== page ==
Colorado wildlife officials urge anglers to take care with heat-stressed fish
DENVER — Colorado Parks and Wildlife is urging anglers statewide to consider trout fishing early in the day and in higher altitude lakes and streams, as hot, dry conditions and reduced flows are stressing trout.
Heat and drought have pushed water temperatures to dangerous levels across much of Colorado, depleting oxygen levels and leaving trout vulnerable. Trout thrive around 50 degrees, get more lethargic when at 60 degrees and can become stressed at 70 degrees.
“CPW recommends anglers hit the water early in the morning to avoid the higher water temperatures in the afternoon and evening,” said Josh Nehring, senior aquatic biologist in the agency’s Southeast Region. “Anglers are encouraged to seek out high-elevation lakes and streams, where water temperatures are suitable and fishing does not cause undue stress.”
Nehring also urged anglers to add a hand-held thermometer to their fishing kits so they can test the waters they intend to fish.
“Anglers should end their trout fishing adventures when water temperatures reach 70 degrees,” he said. “If trout have difficulty recovering from a catch and are acting lethargic, it’s probably time to call it quits for the day.”
Other suggestions include using heavier tippet and line to quickly reel the fish in and release fish and using barbless hooks to reduce the time required to unhook the fish. When fish are hooked, their metabolic rate and oxygen consumption soar, greatly increasing their risk of disease and death.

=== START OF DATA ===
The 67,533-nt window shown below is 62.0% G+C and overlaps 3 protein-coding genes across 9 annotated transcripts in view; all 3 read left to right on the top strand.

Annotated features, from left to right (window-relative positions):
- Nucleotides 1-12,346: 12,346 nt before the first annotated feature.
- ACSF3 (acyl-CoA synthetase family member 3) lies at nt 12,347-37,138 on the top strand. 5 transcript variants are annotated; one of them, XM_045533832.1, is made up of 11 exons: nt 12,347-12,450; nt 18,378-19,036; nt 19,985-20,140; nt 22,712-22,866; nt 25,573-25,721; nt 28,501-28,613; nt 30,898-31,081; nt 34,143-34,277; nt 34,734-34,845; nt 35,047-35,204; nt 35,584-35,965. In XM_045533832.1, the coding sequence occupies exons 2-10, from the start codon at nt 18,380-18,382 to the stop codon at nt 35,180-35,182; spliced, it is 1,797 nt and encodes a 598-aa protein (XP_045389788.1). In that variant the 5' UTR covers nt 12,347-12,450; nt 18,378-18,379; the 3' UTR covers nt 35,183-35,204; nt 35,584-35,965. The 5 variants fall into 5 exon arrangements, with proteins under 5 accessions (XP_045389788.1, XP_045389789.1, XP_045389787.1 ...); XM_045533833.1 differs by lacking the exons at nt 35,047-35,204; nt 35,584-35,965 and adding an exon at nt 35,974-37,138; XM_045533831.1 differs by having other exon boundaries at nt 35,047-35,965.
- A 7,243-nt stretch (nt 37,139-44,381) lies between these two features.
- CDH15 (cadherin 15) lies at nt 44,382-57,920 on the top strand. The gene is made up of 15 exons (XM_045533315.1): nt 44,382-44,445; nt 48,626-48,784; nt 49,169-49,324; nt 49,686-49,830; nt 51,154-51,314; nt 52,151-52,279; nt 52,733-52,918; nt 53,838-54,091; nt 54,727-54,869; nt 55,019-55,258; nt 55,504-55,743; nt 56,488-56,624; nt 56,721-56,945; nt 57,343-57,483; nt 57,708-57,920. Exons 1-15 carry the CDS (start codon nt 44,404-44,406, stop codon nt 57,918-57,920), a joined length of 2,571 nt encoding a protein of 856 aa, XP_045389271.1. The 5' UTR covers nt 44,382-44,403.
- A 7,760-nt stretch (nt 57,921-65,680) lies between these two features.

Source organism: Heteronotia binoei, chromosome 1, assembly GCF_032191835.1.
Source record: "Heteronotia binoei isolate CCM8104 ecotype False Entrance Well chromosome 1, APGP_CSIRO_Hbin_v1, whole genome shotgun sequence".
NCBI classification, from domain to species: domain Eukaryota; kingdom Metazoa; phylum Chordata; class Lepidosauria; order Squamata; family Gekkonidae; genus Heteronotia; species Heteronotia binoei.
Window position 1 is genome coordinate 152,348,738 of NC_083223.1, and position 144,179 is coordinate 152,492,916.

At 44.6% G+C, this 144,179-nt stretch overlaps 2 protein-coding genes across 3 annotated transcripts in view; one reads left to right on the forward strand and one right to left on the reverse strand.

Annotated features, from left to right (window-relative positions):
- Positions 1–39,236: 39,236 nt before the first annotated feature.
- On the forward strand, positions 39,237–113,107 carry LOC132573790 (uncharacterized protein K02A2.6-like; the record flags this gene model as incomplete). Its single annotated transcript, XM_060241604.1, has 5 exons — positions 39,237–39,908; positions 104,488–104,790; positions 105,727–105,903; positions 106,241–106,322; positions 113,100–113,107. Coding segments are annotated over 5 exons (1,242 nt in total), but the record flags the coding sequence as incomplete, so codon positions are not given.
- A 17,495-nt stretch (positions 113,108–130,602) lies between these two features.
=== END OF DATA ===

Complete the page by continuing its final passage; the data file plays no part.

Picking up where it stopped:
Always wet your hand before handling fish and keep the fish submerged while unhooking and releasing it. Avoid taking the fish out of the water even for a quick photo.
Current closures include:
• Yampa River, mandatory closure from Stagecoach Reservoir dam downstream .6 of a mile to the state park boundary.
• Yampa River, voluntary closure to all fishing from the upper boundary of the Chuck Lewis State Wildlife Area to the western town limits of Steamboat Springs.
In addition, angler organizations and a fishing guide alliances have posted signs, with CPW approval, on the Roaring Fork River from Carbondale to the confluence with the Colorado River and the Colorado River from the confluence with the Roaring Fork River to Rifle, for a voluntary “Hot Spots for Trout” alert which requests anglers stop fishing by 2 p.m. daily.
For more information about local fishing regulations and alternative places to fish in Colorado, go to the agency’s online fishing atlas, visit the Colorado Parks and Wildlife website, or download the agency’s new fishing app for Android and IOS devices.
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